• 4.7 THz asymmetric beam multiplexer for GUSTO

      Mirzaei, B.; Gan, Y.; Finkel, M.; Groppi, C.; Young, A.; Walker, C.; Hu, Q.; Gao, J.-R.; Steward Observatory, University of Arizona (The Optical Society, 2021)
      A full demonstration of the Fourier phase grating used as 4.7 THz local oscillator (LO) multiplexer for Galactic/Extragalactic ULDB Spectroscopic Terahertz Observatory (GUSTO) is presented in this paper, including its design, modeling, tolerance analysis, and experimental characterizations of the angular and intensity distributions among 2 × 4 output beams and the power efficiency. A quantum cascade laser (QCL) is used to generate the input beam for evaluation of the grating performance in its all relevant aspects with an accuracy level never reported before, where good agreements with modeling results are found. This is the first asymmetric-profile grating fully modelled and characterized at a THz frequency, that further confirms the versatility of this technology for providing an intermediate optical element for feeding multiple array detectors with a single radiation source at such a scientifically interesting frequency regime. © 2021 Journal.
    • 4×2 HEB receiver at 4.7 THz for GUSTO

      Silva, Jose R.; Mirzaei, Behnam; Laauwen, Wouter; Hu, Qing; Groppi, Christopher E.; Walker, Christopher; Gao, Jian-Rong; More, Nikhil; Young, Abram; Khalatpour, Ali; et al. (SPIE-INT SOC OPTICAL ENGINEERING, 2018)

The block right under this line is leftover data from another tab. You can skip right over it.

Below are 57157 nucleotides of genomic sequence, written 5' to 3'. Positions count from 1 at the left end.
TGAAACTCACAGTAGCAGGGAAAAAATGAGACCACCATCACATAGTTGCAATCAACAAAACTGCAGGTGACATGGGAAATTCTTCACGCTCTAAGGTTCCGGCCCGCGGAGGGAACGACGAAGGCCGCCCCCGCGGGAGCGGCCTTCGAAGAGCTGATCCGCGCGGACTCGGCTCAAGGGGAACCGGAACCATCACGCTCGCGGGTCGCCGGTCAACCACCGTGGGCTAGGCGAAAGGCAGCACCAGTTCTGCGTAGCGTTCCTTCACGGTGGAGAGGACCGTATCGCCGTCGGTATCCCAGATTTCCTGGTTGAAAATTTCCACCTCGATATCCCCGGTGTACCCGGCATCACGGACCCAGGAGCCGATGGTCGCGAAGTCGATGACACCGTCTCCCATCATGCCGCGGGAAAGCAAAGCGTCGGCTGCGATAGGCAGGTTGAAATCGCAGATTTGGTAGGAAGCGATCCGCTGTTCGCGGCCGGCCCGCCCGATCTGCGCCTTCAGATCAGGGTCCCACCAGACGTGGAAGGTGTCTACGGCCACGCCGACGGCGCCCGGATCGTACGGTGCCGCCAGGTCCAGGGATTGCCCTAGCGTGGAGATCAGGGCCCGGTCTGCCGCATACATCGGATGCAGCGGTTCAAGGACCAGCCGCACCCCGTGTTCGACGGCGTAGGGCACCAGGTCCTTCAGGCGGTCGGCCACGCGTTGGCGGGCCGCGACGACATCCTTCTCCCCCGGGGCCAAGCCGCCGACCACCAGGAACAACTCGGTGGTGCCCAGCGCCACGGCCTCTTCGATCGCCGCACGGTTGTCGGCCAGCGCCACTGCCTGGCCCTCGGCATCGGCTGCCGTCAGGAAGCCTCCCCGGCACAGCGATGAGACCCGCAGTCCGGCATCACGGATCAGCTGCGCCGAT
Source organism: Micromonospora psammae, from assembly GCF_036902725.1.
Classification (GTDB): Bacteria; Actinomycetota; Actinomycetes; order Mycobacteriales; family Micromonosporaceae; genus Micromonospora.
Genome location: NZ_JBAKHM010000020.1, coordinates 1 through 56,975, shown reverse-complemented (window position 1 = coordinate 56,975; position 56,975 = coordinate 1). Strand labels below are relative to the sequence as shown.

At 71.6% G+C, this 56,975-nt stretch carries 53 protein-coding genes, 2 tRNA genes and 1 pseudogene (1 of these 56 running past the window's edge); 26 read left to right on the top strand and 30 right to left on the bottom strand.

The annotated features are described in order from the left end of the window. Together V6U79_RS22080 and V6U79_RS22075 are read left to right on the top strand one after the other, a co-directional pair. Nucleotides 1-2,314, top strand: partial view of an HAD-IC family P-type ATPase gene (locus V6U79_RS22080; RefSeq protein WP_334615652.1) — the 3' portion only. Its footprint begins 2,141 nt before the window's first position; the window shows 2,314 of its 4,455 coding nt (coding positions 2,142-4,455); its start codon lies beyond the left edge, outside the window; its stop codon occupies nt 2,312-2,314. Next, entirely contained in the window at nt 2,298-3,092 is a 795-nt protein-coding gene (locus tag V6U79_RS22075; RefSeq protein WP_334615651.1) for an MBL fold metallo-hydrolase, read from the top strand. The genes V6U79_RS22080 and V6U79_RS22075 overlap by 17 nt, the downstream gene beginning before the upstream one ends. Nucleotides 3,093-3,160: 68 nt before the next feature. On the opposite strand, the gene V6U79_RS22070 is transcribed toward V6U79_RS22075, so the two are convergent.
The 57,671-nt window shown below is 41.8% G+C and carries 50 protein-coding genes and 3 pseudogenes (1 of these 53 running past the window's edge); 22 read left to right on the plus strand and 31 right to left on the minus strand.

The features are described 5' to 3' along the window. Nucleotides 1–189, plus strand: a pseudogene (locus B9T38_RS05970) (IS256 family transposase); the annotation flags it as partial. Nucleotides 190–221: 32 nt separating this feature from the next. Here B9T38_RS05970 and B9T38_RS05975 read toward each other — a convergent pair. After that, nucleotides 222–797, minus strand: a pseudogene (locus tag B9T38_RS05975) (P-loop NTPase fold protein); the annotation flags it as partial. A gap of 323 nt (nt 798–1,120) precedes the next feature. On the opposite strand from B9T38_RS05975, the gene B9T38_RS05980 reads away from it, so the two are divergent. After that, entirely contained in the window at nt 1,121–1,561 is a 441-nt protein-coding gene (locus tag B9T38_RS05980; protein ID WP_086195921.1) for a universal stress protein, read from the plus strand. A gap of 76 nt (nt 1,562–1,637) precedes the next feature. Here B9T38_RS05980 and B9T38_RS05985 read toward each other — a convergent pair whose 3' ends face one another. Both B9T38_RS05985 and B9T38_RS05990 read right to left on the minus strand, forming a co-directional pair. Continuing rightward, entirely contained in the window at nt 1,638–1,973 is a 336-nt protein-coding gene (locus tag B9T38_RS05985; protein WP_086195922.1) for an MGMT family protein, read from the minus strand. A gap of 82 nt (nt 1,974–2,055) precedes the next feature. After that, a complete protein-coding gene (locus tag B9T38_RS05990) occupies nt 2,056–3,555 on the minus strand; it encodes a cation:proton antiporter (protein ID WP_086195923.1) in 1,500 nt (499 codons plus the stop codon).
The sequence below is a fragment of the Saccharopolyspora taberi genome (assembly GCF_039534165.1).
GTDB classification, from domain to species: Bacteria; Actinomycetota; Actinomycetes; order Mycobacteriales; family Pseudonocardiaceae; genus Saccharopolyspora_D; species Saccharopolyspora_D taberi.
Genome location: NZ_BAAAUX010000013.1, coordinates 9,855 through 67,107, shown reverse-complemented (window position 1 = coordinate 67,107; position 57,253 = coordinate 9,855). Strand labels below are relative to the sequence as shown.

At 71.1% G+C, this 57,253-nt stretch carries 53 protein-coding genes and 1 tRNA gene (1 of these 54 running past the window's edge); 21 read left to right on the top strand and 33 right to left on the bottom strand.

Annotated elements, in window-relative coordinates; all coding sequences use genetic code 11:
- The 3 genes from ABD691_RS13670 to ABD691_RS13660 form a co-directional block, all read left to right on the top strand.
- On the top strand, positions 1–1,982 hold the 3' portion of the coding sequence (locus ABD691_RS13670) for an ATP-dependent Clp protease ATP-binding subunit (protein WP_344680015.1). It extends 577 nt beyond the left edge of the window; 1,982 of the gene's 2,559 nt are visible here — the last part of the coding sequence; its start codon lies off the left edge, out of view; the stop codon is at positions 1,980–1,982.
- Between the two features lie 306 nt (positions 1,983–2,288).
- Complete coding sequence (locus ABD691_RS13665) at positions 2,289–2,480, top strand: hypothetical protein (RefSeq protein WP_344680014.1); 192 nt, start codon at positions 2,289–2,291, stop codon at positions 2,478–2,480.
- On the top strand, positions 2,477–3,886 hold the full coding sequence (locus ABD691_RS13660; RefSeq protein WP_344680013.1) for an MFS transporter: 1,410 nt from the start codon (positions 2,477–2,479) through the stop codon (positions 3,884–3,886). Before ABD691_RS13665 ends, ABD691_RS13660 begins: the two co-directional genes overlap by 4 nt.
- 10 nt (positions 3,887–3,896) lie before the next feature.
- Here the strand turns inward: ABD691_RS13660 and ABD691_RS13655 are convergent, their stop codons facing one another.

GUSTO will be a NASA balloon borne terahertz observatory to be launched from Antarctica in late 2021 for a flight duration of 100-170 days. It aims at reviewing the life cycle of interstellar medium of our galaxy by simultaneously mapping the three brightest interstellar cooling lines: [OI] at 4.7 THz, [CII] at 1.9 THz, and [NII] at 1.4 THz; along 124 degrees of the galactic plane and through a part of the Large Magellanic Cloud. It will use three arrays of 4x2 mixers based on NbN hot electron bolometers (HEBs), which are currently the most sensitive mixers for high resolution spectroscopic astronomy at these frequencies. Here we report on the design of a novel 4.7 THz receiver for GUSTO. The receiver consists mainly of two subsystems: a 4x2 HEB quasi-optical mixer array and a 4.7 THz multi-beam LO. We describe the mixer array, which is designed as a compact monolithic unit. We show, for example, 10 potential HEB detectors with the state of the art sensitivity of 720 K measured at 2.5 THz. They have a variation in sensitivity smaller than 3%, while also meeting the LO uniformity requirements. For the multi-beam LO we demonstrate the combination of a phase grating and a single QCL at 4.7 THz, which generates 8 sub-LO beams, where the phase grating shows an efficiency of 75%. A preliminary concept for the integrated LO unit, including QCL, phase grating and beam matching optics is presented.